From the moment that parents find out that they’re expecting, the hopes and dreams for the perfect childhood commence. Even when expecting parents don’t know exactly what their child is going to look like yet, they have visions of their child experiencing a happy, healthy and fulfilling life. They dream about how well-behaved their child will be (i.e. My child with NEVER act like that!) and what a great student or athlete (or both!) their bundle of joy will become. During all of these hopes, wishes and dreams for their still unborn child, it’s rare for parents to hope that their child will fail in life, or will make a mistake that devastates that child to her core. No, parents don’t dream about this at all. Actually, they dread it, fear it, and quite possibly lie awake at night worrying about what they can do to stop it!
But, if parents want their kids to reach that happy, healthy, fulfilling life that they’ve dreamed of, they should really be hoping for some failures and mistakes along the way. Making a mistake, regardless of how painful it is, is the absolute best way to learn how to have a successful, fulfilling life.
When you think back to your own childhood, do you remember all of the words of wisdom that your parents shared with you? Do you think about the rules that your parents had for you and the lectures that you received about why you should listen to them? Or, do you more easily remember the lesson you learned that night (that your parents still don’t know about) when you made a mistake and almost died, got arrested or cost your parents a lot of money? Chances are strong that the latter sticks with you a lot more than all of the information that your parents tried to share with you to prepare you for life as a responsible child, adolescent and adult.
Those of you who know me know that I’m pretty boring and I don’t have many of those stories about almost dying or getting into legal trouble. I guess I didn’t need to make as many mistakes as others because of that goody-two-shoes nature about me. But, there is a lesson that I learned in my younger years that still sticks with me any time that I’m faced with that same situation.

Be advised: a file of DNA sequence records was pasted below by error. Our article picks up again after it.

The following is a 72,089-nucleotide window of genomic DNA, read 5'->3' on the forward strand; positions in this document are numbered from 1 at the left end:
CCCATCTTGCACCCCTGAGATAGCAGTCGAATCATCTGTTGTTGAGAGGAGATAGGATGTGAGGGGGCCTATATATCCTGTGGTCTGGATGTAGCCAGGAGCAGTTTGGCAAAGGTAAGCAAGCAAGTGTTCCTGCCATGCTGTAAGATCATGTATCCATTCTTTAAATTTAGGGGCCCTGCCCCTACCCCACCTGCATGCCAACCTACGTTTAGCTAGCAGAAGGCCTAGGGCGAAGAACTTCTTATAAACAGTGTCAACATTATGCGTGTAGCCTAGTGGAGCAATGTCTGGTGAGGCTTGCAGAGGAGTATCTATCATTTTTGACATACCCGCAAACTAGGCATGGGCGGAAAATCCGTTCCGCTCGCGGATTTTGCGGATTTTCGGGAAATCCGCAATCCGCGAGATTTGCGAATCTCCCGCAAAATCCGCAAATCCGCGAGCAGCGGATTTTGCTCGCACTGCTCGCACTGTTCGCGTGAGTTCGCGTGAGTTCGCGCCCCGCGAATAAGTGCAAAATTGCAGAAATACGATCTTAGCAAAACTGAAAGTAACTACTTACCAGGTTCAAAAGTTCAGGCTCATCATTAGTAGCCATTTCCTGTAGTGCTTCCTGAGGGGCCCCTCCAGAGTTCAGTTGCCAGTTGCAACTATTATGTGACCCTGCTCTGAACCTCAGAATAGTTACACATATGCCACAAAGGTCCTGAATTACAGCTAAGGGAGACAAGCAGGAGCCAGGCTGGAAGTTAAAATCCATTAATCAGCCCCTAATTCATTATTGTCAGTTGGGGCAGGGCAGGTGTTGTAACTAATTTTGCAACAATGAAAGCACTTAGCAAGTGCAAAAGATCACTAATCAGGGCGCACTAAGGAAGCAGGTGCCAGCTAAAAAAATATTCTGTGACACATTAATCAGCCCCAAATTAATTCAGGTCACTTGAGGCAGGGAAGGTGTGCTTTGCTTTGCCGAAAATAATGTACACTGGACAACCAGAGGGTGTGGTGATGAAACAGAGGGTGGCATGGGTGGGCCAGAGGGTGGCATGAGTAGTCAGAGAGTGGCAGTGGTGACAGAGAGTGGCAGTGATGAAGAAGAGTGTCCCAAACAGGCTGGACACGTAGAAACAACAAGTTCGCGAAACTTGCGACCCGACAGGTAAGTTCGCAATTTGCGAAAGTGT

During my senior year in high school, I was too old to play softball with the team of friends I had played with for years. My coach knew how much I wanted to still be a part of the team, so she granted me the responsibility to coach third base. As I was coaching third base, my teammate overran the base on a close play at third. I instantly reacted by pushing my teammate so that she would quickly get back on the base. I was so worried that she was going to get out, that I didn’t even think about the fact that maybe I’m not allowed to touch her! As I write this, I can still see the look on that umpire’s face as he pointed at me, shook his head, and called the runner out on third.
My heart sunk and my face had to have turned the brightest red it ever had been. I felt hot and embarrassed and like a total failure who had just let my team down. I can’t remember exactly what my coach said to me, but it was something like, “Well. Now you know that rule.” She wasn’t mean or preachy. She didn’t tell me that I had made a mistake, because she could tell that I already knew it and that I had given myself more of a punishment than anyone else could have.
To this day, that experience sticks with me. Any time that I step out onto the field to coach a base, I remind myself “Don’t touch the runner…don’t touch the runner…don’t touch the runner!” But, would I remember this rule if my coach had simply told me the rule before I coached that day? I may have remembered her words that day, and could have avoided the embarrassment and sense of failure that day. But those words wouldn’t have stuck with me to this day and the truth is that at some point, I probably would have made that mistake again. I had to make the mistake to truly learn the lesson. And once it was learned, it was never forgotten!
Parents do everything they can to warn, prepare and encourage their children to make the best decisions, the right decisions. However, a parent’s warnings and advice—while very important in shaping who the child becomes—only go so far. A mother’s warning not to play ball in the house may simply be a silly rule to the kids, something that gets in their way of having fun. The rule in itself doesn’t teach the kids right from wrong, or the consequences that may come from breaking this rule. However, the lesson learned when the ball flies through the front window and consequently takes money out of their piggy banks becomes a life lesson that is incredibly easy for them to remember in the future.
So what does this means for parents? Dream big and hope for the best, but prepare yourselves for the day when your child has to fail, because he will (and he should). And, instead of saying something like, “I told you so!” (because you probably already did tell him so) try responding like my coach did and say, “Well, now you know!” Even though you have to watch your child witness the pain that comes from that failure and mistake, take comfort in knowing that your child just learned a lesson that will last him a lifetime!